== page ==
Architecture students bring to life a wellbeing space for men in Barking
Architecture students design support 'shed' for marginalised local men
Eight University of East London students on the MSc (Hons) Architecture course have designed ‘a shed’ retreat space for men, young people and volunteers in Barking.
The initiative is the result of Shed Life, a community project set up by local people from the Thames View Estate in Barking, east London, who wanted to create a purpose-built shed where marginalised and excluded men can meet with young people and volunteers to share hobbies and skills and have access to friendship and a support network.
University of East London student Ronahi Kaplan said, “Architecture can serve as a powerful tool to connect people together. We are very pleased with the opportunity to learn while contributing to the community of Barking in the form of designing a communal space.”
The aim of the project is to help reduce the loneliness and isolation that some men feel and to help them harness and share their individual talents and skills and create a programme of activities that are led by users. The shed will act as a point of contact for local men who have complex health needs.
A recent Public Health England survey revealed that Barking and Dagenham has the shortest life expectancy rate for men in London. This unique place will support the physical and mental wellbeing of local men and create positive changes.
The University’s students met with the future users of the shed, who have formed a steering group, to find out how they will use the space and what their needs are, allowing those users to help shape the space.
Susie Miller Oduniyi, project lead at Shed Life, said, “The Shed Life steering group was very happy collaborating with the students, who really listened and valued their opinions. Together they have achieved a modern, bespoke building, designed to capture attention and encourage and inspire local people to get involved.”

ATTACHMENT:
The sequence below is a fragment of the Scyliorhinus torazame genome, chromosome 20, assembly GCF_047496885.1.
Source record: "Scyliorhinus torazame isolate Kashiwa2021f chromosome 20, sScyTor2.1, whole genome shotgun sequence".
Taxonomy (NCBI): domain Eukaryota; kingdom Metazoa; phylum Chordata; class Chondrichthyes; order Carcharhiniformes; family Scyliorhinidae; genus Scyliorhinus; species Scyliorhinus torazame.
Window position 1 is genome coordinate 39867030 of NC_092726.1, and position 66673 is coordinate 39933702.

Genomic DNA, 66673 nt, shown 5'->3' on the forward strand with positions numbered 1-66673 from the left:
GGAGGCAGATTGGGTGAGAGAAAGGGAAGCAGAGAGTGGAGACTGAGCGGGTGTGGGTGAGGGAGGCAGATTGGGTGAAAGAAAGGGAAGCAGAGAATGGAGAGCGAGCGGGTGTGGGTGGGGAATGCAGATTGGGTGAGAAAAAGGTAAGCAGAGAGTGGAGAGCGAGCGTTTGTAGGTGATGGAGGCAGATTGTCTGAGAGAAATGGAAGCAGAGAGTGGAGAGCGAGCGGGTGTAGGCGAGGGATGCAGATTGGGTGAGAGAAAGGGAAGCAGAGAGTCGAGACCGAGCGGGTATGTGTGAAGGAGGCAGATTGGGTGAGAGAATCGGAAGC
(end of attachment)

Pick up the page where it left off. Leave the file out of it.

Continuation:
The steering group guided the students towards ensuring that the design incorporated ramps for users who have a range of mobility issues. They also steered the students into including extra windows and light fittings in the design to assist users with sight impairment. The space has flexible storage boxes which allows the space to be reconfigured for a range of uses and a large meeting table can be set up if needed.
Security was also an important consideration for many of the users and so there was plenty of discussion on creating a safe space while prioritising access. A covered area was added to the design for outside activities like woodwork and gardening.
The students presented the final designs and model to the community group on 3 and 10 October, and they were received with great enthusiasm. The students are also helping to prepare a planning application for the shed as part of their technical studies course.
Alan Chandler, reader in architecture at the University, said, “Designing buildings for social benefit should be an aspiration for all architects, and projects such as Shed Life are fantastic opportunities for students to listen and translate community ideas, needs and desires into reality".
Shed Life have so far received pro bono support from local companies as well as some funds from the National Lottery for materials to build the shed. However, more funds are needed to finalise the project. If you would like to donate please visit Shed Life’s crowdfunding page.